It’s the million dollar question, isn’t it? What do your customers want? No matter what business you’re in, that’s your business. Supplying your customers with exactly what they need, when they need it and in a way that makes your life easier while putting a little coin in your pocket.

So what exactly does your customer want?

In their white paper “What Sales Winners Do Differently,” (click here to download it for free) the Rain Group outlined a few key differentiation factors that made customers to choose one vendor over another. The review of 700 business-to-business purchases might focus pretty narrowly on the decision-making part of the process, but from it we can glean some pretty clear insights.

For starters, solutions sell. If your customer could solve a problem on their own, they would. By showing how it’s a smarter choice for them to come to you, and to position yourself as a partner in solving that problem, increases the chances that they will choose you over another vendor. That partnership is becoming more crucial to landing sales, and it’s achieved through careful listening and understanding. Don’t be afraid to point out pitfalls in your customer’s way and how you can help mitigate them. That personal connection is how you create value and separate yourself from the rest of the pack.

Beyond the communication aspect of the sale, there’s plenty you can do in terms of your online presence to give your customers what they want. And what they want is a seamless purchasing experience that they can take from impulse to shipping in the span of one bathroom break (yes, your customers are doing most of their shopping on the toilet).

Navigationally, your site should be organized and easy to use.

And that organization will ideally be engineered around data from customer search queries and purchases. Everything you need to know about how your customers use your site is out there; it’s up to you to use that data for a smoother sales experience.

Your website should also be sized correctly for any number of browsers and devices.

And finally, when it comes to the checkout experience, be as transparent and simplified as possible. If you can swing free shipping, do it. It’s become almost standard operating procedure for online retailers in recent years, and can be the last straw for a customer who’s looking to possibly go with someone else. Also, the more payment options you can accept, the better. Whether it’s Visa checkout, PayPal or Apple Pay, you never want to make it more difficult for your customer to give you money.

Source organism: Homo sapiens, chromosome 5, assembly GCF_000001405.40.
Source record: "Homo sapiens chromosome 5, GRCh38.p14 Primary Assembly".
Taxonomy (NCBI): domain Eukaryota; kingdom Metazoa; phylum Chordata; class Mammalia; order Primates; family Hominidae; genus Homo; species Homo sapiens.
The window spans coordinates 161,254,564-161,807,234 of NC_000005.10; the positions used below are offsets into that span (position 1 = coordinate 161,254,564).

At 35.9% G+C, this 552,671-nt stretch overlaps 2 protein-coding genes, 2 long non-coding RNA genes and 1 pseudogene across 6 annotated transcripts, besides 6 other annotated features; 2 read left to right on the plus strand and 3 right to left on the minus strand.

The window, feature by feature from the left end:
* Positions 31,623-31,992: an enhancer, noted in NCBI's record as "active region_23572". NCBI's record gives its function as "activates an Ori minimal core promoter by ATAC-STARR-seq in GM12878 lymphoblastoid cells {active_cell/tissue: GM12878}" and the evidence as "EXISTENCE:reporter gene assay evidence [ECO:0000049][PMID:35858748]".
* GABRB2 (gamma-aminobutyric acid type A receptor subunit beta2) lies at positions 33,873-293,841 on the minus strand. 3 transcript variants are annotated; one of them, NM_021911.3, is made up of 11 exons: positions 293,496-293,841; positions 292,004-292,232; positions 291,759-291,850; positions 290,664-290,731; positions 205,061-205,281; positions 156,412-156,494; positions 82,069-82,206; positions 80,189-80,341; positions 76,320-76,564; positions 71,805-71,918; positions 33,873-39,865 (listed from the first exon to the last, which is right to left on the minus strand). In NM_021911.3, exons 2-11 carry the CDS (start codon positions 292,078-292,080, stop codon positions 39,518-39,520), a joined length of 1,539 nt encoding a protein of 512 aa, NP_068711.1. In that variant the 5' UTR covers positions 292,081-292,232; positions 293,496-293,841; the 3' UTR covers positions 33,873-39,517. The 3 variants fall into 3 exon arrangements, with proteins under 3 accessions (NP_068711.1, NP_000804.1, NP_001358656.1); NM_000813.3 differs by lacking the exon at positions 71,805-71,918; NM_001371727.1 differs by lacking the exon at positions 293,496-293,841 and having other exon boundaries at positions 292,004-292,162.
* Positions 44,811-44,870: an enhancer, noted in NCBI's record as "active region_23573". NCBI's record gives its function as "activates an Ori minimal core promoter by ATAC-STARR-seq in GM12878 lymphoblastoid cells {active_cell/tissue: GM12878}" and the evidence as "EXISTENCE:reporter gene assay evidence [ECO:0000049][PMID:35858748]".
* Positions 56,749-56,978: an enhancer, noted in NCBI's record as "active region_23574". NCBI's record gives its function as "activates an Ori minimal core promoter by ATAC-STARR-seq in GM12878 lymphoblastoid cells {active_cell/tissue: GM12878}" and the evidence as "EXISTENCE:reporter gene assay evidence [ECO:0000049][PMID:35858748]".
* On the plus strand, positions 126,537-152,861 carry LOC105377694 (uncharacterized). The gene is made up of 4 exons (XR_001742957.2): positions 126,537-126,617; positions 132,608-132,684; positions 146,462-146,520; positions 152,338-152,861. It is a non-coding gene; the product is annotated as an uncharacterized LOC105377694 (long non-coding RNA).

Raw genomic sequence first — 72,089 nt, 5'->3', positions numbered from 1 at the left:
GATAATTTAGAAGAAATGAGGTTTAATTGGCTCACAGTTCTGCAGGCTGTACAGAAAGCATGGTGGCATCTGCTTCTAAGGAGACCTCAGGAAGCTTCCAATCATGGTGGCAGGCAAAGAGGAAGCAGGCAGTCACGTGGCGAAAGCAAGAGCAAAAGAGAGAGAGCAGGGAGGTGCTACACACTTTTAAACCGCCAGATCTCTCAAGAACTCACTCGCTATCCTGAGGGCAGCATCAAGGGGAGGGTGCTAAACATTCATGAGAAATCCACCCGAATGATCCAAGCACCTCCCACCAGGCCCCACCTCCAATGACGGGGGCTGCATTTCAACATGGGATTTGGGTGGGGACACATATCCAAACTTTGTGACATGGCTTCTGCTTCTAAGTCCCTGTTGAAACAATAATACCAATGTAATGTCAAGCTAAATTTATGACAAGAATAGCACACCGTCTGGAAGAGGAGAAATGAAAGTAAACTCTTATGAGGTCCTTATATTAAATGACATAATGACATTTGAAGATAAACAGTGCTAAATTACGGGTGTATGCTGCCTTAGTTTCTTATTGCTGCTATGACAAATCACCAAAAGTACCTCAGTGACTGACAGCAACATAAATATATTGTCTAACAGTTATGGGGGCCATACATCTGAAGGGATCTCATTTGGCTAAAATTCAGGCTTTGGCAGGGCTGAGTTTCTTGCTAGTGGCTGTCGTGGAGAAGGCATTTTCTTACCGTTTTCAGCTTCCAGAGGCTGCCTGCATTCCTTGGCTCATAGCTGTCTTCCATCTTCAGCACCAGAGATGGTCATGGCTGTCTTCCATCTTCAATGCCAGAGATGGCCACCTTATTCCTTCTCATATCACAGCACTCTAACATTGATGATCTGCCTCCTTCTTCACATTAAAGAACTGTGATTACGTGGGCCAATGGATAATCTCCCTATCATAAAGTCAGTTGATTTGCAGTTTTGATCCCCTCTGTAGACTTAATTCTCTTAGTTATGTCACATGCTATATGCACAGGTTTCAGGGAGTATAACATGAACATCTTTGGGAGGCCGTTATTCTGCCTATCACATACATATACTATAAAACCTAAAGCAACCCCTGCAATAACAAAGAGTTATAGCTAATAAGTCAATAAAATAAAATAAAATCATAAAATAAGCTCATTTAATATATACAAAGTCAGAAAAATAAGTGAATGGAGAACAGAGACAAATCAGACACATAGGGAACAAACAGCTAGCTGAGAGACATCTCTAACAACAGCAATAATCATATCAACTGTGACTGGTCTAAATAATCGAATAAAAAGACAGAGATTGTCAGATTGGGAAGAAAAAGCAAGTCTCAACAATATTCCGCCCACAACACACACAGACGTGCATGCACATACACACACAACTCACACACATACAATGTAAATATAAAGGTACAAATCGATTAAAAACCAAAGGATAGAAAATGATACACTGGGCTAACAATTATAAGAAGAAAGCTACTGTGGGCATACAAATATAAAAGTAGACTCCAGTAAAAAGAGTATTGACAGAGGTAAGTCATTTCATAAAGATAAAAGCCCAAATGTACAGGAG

And what about after the sale?

What do your customers want that will keep them coming back as loyal customers? It’s worth finding out, since according to Forbes, of almost 1,000 consumers polled, 92% say they would stop purchasing from a company after three or fewer poor customer service experiences. Providing that positive experience is key to creating return customers, positive reviews, and priceless word-of-mouth.

If there is a problem, make sure your customer only has to spell it out once. Whether it’s a live agent, a chatbot, or their personal sales representative, your customer wants to explain their experience once and only once before working on a solution. And that solution had better be consistent –

76% of customers polled said they received different answers to the same questions from different sources within a company.

That is insane, and can cause your customer’s confidence in you to plummet. It’s worth noting that this isn’t necessarily because your customers are in a hurry – it’s because they want to feel like their solutions have been personalized. Indeed, that same study by Forbes found –

59% of customers said being treated as an individual was more important than how fast the issue was resolved.

And as one last bit of advice we can glean from Forbes, it’s to ditch the interactive voice response system. They’re annoying, and your customer has already figured out they can just say the word “agent” until they get to talk to a person.

From the initial consultation to the final sale and beyond, your customer has a suite of needs that it’s your job to fill. Fill that need and you’ll have a loyal customer who comes back time and time again, singing your company’s praises to any and all who will listen.

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